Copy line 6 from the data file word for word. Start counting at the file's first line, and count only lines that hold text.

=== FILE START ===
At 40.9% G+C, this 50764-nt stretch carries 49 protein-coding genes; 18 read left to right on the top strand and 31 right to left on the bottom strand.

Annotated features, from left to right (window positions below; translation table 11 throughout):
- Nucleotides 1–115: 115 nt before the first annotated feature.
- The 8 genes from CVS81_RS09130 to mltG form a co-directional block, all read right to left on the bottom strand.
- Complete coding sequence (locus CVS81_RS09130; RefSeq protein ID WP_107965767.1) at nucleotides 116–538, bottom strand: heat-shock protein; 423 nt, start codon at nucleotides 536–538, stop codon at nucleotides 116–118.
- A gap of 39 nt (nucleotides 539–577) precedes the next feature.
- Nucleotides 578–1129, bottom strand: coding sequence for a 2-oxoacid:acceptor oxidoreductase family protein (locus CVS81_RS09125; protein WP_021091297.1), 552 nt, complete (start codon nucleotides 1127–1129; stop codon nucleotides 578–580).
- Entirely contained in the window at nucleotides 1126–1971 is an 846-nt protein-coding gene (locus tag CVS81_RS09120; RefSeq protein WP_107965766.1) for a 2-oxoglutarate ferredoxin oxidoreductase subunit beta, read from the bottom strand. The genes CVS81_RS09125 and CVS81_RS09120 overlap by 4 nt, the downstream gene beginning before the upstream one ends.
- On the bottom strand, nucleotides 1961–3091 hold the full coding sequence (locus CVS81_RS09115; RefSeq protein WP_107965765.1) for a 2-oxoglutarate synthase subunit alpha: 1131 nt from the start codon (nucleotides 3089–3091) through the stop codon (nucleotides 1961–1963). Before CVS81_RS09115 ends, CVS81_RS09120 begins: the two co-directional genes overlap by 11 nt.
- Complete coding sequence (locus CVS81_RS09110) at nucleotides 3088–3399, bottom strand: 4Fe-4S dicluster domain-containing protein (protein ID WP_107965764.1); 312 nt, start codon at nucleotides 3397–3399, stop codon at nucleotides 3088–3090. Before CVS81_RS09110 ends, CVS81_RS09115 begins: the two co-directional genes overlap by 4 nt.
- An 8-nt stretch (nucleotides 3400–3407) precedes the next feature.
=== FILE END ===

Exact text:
- A gap of 39 nt (nucleotides 539–577) precedes the next feature.